Last year, we were bombarded with news about competing industry alliances, attempts to meet the pending RoHS directives, and the continued expansion of manufacturing and design in China. However, none of these topics generated more controversy or excitement than digital power design.
This past year marked a turning point in the digital power saga. In previous years, there had been much discussion about the merits of digital power control, but few digital power solutions were being offered. (Primarion's VRM controllers and Power-One's Z-One point-of-load converters [POLs] and power managers come to mind as early entrees in the field.)
But then in 2005, there were several digital power product introductions. Texas Instruments, Silicon Laboratories, Zilker Labs and Primarion unveiled digital power controllers, which offered different approaches to implementing PWM controllers digitally and different levels of integration for building POLs. Meanwhile, power supply companies such as Artesyn Technologies, Delta and Astec Power introduced digitally controlled POLs. In addition, Power-One offered a “No-Bus” version of its Z-One digital POLs, which operated without external controllers or a system bus.
In tandem with these product announcements, there were the related standardization efforts to develop a standard for communications with digitally controlled power converters. Efforts began in 2004 with the proposal of the PMBus, and by January 2005, both DOSA and POLA — competing industry alliances — had endorsed the idea. Revision 1.0 of the standard was introduced in March, and as various power controllers and POLs were introduced over the course of the year, several specified support for PMBus commands.
However, the PMBus effort was not the only attempt to create a standard for digital power. Last summer, Power-One formed the Z-One Digital Power Alliance. The alliance consisted of C&D Technologies (a partner since 2004), which was second sourcing the Z-One digital POLs and power managers, and Atmel, which would second source chips used in the Z-One architecture. Although the Z-One Alliance was unveiled with little fanfare, the company has big plans for it. “It's always been our intention to make Z-One the industry standard for digital power,” says Dave Hage, president of Power-One. That approach to standardization means licensing Power-One's digital power technology to additional partners.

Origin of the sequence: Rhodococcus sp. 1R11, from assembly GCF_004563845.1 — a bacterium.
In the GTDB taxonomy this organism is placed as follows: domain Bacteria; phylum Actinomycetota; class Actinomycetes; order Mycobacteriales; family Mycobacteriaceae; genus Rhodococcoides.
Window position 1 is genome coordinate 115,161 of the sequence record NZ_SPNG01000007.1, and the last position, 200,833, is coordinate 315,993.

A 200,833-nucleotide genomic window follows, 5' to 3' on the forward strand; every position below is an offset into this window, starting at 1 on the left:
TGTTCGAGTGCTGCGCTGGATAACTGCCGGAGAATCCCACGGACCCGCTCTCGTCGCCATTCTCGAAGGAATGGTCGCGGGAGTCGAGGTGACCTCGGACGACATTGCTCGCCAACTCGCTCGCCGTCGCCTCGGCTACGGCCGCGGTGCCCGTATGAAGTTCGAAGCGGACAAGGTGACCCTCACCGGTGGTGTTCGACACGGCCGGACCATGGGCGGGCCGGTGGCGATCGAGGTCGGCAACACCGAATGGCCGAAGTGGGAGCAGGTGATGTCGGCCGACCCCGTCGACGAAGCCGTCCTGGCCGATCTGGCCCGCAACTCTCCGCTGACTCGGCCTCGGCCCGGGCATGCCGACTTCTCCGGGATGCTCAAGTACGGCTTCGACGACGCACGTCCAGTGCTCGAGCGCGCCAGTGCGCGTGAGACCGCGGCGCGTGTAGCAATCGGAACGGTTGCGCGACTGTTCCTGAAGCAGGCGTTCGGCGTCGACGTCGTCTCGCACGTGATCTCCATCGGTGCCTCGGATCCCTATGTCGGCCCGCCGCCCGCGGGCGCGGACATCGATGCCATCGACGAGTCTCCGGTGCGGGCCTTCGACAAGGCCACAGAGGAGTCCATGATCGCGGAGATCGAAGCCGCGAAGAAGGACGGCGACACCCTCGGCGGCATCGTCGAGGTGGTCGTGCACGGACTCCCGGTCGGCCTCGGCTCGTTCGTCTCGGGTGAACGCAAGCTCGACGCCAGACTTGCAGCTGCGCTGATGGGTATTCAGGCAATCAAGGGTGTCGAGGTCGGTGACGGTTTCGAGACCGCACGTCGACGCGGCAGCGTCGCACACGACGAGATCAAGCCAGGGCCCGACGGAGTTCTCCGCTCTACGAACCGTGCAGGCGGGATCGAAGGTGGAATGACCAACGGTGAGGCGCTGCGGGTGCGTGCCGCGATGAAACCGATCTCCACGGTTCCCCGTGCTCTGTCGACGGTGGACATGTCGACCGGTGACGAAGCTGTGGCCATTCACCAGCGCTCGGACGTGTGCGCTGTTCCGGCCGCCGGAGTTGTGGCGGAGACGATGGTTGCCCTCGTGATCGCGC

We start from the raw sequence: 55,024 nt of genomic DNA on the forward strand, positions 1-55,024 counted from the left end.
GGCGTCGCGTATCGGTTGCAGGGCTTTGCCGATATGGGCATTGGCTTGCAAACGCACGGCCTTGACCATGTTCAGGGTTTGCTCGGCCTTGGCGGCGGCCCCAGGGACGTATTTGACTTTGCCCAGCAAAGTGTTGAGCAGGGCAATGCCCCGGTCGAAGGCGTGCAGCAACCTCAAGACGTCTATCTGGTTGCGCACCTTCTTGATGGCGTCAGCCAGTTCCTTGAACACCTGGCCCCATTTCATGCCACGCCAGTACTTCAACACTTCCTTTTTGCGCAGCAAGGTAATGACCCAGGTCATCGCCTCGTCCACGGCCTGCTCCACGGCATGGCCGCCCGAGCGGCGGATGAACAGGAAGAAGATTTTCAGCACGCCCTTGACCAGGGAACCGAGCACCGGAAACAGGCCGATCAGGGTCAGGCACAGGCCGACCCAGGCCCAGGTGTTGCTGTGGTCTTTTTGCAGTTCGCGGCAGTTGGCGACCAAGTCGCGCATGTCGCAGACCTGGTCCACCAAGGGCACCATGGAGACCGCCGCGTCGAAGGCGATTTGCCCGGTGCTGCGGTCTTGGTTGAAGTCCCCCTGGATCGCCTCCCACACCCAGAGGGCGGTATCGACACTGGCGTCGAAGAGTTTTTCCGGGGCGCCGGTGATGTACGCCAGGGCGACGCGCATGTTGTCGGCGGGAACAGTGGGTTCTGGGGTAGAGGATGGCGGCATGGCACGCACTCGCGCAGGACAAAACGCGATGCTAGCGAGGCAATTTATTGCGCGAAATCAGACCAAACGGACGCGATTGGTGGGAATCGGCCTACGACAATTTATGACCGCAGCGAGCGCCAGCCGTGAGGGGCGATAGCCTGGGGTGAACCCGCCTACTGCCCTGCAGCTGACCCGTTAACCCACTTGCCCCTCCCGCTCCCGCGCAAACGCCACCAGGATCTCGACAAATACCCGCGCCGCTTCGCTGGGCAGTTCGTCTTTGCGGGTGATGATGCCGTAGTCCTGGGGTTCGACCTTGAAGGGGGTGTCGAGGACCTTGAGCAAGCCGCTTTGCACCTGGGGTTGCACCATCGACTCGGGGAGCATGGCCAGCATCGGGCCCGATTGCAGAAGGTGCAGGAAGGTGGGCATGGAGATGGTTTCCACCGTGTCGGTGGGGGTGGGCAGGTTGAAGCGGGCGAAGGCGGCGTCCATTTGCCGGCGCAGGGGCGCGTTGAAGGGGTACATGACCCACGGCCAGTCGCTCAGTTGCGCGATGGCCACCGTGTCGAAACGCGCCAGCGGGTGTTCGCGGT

In light of all these product developments and industry collaboration activities, we would naturally expect to see more digital power product introductions in 2006. But don't take that for granted, because 2005 also marked the beginning of what may become lengthy legal battles over who owns the relevant intellectual property.
In the fall, Power-One brought suit against Artesyn and later Silicon Laboratories for alleged infringement of four of Power-One's digital power patents. The patents in question address fundamental aspects of digital power management, so the outcome of these lawsuits could have broad implications for an industry eager to develop and market digital power solutions. This suit is expected to be ongoing in 2006.
So, what happens in the courts could impact plans to introduce new digital power products this year. However, I don't believe these legal battles will affect the ongoing discussion of digital design and application issues at industry conferences and in the press. For example, in this magazine, we start off the new year with an article from Texas Instruments that examines digital control in battery management.
We also continue the industry debate over what constitutes digital design and how much digital content is necessary. In this month's Executive Viewpoint, Steve Pietkiewicz of Linear Technology argues that “Digital Power Is Mostly Analog” even in the most digital implementations of switching regulators. Pietkiewicz comments, “Many ‘digital power’ implementations are interesting technical achievements, but modern analog implementations actually perform better, in a smaller footprint.”
In the past, it's been difficult to assess such claims, but with several digital power controllers and modules now becoming available, designers can make real-world comparisons and come to their own conclusions.